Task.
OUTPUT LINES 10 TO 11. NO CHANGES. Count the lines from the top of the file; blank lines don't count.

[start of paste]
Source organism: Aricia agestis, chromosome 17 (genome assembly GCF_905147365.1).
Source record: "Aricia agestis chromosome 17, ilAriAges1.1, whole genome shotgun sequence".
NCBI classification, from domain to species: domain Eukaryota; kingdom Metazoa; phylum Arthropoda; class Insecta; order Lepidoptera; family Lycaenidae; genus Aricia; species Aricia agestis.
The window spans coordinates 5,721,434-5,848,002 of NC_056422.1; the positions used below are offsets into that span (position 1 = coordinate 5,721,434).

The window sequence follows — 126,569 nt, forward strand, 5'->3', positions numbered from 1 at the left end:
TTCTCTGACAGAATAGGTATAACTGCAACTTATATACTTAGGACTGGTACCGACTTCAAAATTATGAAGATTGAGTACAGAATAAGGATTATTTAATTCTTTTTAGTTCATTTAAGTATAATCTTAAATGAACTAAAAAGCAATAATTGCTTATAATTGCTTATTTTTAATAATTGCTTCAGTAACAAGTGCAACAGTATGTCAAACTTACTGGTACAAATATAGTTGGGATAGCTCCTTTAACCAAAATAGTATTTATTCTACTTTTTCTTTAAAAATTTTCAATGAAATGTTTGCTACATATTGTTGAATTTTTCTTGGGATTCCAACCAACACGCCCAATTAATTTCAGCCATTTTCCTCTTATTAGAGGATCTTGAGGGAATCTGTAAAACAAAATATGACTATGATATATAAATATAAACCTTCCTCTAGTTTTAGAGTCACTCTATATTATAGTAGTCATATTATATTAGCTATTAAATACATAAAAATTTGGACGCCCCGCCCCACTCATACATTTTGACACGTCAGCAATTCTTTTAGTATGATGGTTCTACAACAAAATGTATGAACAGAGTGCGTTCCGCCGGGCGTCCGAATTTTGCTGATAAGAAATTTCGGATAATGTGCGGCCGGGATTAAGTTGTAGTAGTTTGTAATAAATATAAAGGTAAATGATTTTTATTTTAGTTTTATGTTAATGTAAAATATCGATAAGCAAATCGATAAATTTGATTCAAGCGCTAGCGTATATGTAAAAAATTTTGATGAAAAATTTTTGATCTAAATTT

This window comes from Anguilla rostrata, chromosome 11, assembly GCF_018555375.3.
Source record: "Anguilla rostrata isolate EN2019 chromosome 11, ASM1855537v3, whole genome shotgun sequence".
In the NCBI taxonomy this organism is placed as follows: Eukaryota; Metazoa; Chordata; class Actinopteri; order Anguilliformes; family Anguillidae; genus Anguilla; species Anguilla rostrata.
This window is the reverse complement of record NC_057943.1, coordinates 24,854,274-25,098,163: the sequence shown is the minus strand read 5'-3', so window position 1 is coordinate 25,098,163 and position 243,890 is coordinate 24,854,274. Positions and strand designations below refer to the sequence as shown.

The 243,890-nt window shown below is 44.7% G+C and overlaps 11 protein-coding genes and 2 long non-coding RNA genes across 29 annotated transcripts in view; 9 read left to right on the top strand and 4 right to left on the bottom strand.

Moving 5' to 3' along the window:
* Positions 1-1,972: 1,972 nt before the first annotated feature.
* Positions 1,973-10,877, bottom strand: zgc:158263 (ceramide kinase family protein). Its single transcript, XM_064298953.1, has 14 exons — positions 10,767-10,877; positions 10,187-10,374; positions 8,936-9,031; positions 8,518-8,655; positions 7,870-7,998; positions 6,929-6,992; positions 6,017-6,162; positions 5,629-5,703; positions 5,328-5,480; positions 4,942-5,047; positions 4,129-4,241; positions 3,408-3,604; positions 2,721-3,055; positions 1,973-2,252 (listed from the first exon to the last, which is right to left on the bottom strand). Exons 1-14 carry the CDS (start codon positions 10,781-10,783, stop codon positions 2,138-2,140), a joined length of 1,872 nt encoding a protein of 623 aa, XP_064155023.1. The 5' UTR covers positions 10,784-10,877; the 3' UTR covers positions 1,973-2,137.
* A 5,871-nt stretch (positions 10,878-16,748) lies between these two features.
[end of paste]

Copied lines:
This window is the reverse complement of record NC_057943.1, coordinates 24,854,274-25,098,163: the sequence shown is the minus strand read 5'-3', so window position 1 is coordinate 25,098,163 and position 243,890 is coordinate 24,854,274. Positions and strand designations below refer to the sequence as shown.

The 243,890-nt window shown below is 44.7% G+C and overlaps 11 protein-coding genes and 2 long non-coding RNA genes across 29 annotated transcripts in view; 9 read left to right on the top strand and 4 right to left on the bottom strand.